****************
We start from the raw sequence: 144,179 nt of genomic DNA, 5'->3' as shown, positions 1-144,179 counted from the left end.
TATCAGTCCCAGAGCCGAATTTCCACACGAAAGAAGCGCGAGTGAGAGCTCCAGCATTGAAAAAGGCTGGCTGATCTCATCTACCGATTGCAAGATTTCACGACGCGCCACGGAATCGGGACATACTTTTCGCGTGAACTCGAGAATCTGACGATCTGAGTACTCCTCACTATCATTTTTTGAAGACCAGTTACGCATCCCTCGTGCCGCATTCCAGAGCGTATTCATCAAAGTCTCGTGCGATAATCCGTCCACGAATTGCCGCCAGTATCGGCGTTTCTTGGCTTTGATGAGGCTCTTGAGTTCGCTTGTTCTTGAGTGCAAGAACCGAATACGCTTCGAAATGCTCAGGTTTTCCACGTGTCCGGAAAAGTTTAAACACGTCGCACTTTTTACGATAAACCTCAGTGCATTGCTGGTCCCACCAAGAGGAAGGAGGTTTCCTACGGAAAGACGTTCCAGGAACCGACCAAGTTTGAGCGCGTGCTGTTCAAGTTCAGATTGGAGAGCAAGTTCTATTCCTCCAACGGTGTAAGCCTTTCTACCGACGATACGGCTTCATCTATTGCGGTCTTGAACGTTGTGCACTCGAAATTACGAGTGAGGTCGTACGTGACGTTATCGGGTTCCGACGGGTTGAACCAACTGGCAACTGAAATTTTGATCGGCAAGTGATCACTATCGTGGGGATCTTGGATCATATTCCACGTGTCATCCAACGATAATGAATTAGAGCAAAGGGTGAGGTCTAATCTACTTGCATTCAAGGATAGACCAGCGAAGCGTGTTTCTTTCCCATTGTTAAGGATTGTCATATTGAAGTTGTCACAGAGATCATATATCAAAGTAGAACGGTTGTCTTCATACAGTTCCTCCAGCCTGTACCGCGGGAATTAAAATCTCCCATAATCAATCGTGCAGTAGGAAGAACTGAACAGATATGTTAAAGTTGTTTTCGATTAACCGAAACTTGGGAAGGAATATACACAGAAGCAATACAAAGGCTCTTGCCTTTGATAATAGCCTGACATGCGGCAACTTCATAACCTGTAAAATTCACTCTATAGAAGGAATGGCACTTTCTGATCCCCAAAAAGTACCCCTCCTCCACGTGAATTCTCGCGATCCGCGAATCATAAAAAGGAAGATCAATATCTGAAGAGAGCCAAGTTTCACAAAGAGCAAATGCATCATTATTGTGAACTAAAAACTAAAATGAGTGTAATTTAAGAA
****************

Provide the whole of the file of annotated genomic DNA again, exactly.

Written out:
We start from the raw sequence: 144,179 nt of genomic DNA, 5'->3' as shown, positions 1-144,179 counted from the left end.
TATCAGTCCCAGAGCCGAATTTCCACACGAAAGAAGCGCGAGTGAGAGCTCCAGCATTGAAAAAGGCTGGCTGATCTCATCTACCGATTGCAAGATTTCACGACGCGCCACGGAATCGGGACATACTTTTCGCGTGAACTCGAGAATCTGACGATCTGAGTACTCCTCACTATCATTTTTTGAAGACCAGTTACGCATCCCTCGTGCCGCATTCCAGAGCGTATTCATCAAAGTCTCGTGCGATAATCCGTCCACGAATTGCCGCCAGTATCGGCGTTTCTTGGCTTTGATGAGGCTCTTGAGTTCGCTTGTTCTTGAGTGCAAGAACCGAATACGCTTCGAAATGCTCAGGTTTTCCACGTGTCCGGAAAAGTTTAAACACGTCGCACTTTTTACGATAAACCTCAGTGCATTGCTGGTCCCACCAAGAGGAAGGAGGTTTCCTACGGAAAGACGTTCCAGGAACCGACCAAGTTTGAGCGCGTGCTGTTCAAGTTCAGATTGGAGAGCAAGTTCTATTCCTCCAACGGTGTAAGCCTTTCTACCGACGATACGGCTTCATCTATTGCGGTCTTGAACGTTGTGCACTCGAAATTACGAGTGAGGTCGTACGTGACGTTATCGGGTTCCGACGGGTTGAACCAACTGGCAACTGAAATTTTGATCGGCAAGTGATCACTATCGTGGGGATCTTGGATCATATTCCACGTGTCATCCAACGATAATGAATTAGAGCAAAGGGTGAGGTCTAATCTACTTGCATTCAAGGATAGACCAGCGAAGCGTGTTTCTTTCCCATTGTTAAGGATTGTCATATTGAAGTTGTCACAGAGATCATATATCAAAGTAGAACGGTTGTCTTCATACAGTTCCTCCAGCCTGTACCGCGGGAATTAAAATCTCCCATAATCAATCGTGCAGTAGGAAGAACTGAACAGATATGTTAAAGTTGTTTTCGATTAACCGAAACTTGGGAAGGAATATACACAGAAGCAATACAAAGGCTCTTGCCTTTGATAATAGCCTGACATGCGGCAACTTCATAACCTGTAAAATTCACTCTATAGAAGGAATGGCACTTTCTGATCCCCAAAAAGTACCCCTCCTCCACGTGAATTCTCGCGATCCGCGAATCATAAAAAGGAAGATCAATATCTGAAGAGAGCCAAGTTTCACAAAGAGCAAATGCATCATTATTGTGAACTAAAAACTAAAATGAGTGTAATTTAAGAA